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FGM Protection Orders

Female Genital Mutilation Protection Orders

There are ways to protect yourself from FGM or help someone you know. This guide explains how to get a female genital mutilation protection order from the court.

FGM PROTECTION ORDERS: You can apply for a court protection order if you feel at risk of female genital mutilation.

The court order will help to keep you (or someone you know) safe from the 'respondent'. The respondent would be the person you are seeking the FGM protection order against.

It would not be uncommon for someone else to apply for a female genital mutilation protection order on your behalf.

An Example: Your local authority might make a third party application for a FGM protection order for you.

A person who is already a victim can still apply for the FGM protection order. A typical reason to do so, would be to avoid the prevention of a return to the United Kingdom.

You will not need to reveal your identity and there is no fee to apply for a female genital mutilation protection order.

Note: You should contact the police if you or someone you know is in immediate danger or has been a victim of FGM. Check out a list of organisations offering free help and advice on female genital mutilation.

How to Apply for FGM Protection Order

The forms and documents you need will depend on whether you are applying for yourself or on behalf of another person.

Your nearest Citizens Advice office can help you fill out the application. A solicitor can also apply on your behalf and in some cases you may qualify for legal aid. The completed forms need delivering to the same court where you are applying (by post or by hand).

Attending the Court Hearing

The court will ask you to attend a hearing and they will inform you when and where it will take place. The court will hold the hearing in private.

In some cases, the court will ask you to provide some evidence of abuse at the hearing. They can make special arrangements for you if you have concerns about seeing the respondent.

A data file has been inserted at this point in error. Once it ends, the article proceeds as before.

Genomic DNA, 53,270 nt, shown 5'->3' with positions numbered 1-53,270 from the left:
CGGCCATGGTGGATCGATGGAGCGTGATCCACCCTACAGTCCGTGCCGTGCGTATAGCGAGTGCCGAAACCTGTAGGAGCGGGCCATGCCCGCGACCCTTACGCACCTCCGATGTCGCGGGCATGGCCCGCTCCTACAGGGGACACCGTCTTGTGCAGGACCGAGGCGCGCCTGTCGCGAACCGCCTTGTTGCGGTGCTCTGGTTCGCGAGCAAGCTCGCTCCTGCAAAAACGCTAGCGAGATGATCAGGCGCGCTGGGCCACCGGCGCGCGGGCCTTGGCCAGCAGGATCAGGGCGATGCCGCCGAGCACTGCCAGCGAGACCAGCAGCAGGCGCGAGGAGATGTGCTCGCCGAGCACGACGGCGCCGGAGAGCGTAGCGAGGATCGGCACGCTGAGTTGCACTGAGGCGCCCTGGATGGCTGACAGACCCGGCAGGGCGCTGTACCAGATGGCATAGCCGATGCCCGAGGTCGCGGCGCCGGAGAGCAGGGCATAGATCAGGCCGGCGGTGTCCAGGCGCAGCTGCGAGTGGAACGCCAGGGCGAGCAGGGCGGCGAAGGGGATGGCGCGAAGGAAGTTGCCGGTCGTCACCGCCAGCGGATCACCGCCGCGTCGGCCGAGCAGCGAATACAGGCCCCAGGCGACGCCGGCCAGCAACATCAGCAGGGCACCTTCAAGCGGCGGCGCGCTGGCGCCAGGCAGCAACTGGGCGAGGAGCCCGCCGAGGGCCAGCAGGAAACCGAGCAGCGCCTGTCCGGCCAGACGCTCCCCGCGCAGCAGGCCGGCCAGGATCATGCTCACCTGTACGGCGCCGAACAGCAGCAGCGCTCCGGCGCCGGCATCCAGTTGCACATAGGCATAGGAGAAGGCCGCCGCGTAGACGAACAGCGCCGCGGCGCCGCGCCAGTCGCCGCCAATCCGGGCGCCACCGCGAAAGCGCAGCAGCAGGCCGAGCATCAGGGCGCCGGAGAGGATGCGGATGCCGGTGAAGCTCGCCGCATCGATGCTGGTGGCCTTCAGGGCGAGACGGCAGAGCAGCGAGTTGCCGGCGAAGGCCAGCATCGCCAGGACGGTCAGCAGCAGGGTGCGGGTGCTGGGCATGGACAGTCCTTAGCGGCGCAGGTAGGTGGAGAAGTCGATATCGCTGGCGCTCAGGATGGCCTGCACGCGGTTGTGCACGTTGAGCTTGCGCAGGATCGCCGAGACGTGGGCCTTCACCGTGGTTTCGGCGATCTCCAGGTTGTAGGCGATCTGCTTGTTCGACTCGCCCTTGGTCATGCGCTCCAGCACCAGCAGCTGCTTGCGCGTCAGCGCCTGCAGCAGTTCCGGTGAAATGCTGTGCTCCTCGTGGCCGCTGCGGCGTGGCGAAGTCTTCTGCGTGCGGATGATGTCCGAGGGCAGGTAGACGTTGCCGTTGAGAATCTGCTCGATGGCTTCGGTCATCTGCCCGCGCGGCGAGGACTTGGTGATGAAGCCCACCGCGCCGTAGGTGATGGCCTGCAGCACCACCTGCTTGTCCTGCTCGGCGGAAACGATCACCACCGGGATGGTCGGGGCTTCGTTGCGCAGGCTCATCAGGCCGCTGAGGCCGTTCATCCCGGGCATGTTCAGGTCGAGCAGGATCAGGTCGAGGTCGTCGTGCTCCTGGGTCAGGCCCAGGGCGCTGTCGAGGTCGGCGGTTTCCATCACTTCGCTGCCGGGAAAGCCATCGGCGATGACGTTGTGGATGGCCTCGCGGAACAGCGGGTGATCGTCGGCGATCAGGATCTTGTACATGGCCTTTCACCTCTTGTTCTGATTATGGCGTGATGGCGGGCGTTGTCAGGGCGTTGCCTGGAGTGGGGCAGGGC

The judge will decide whether to grant a female genital mutilation protection order. If the judge grants an order, it will either be a permanent order or temporary one.

Note: It is not uncommon for a judge to ask for extra information before making a final decision.

Serving the Protection Order

Once you get the protection order you will need to 'hand it over to the police'. If there are any other authorities named in the order they will also need to get a copy. This part of the process is 'serving' the order. The court can serve the order on your behalf or you can give it to the authorities yourself.

If a Respondent Breaks the FGM Protection Order

There are several steps you can take if the respondent fails to follow the restrictions set out in the protection order. You can either contact your local police force or you can apply to get the respondent arrested.

How to Change a Protection Order

There are no time restrictions on changing a protection order. You can either apply to extend it, change or 'vary' it, or you can 'discharge' it (cancel it altogether).

There may be instances where you want to add someone to, or remove people from, the order. So, if you believe someone else is also at risk of FGM you can add them. If you feel they are no longer at risk you can choose to remove them.

How to Get a Female Genital Mutilation Protection Order in the United Kingdom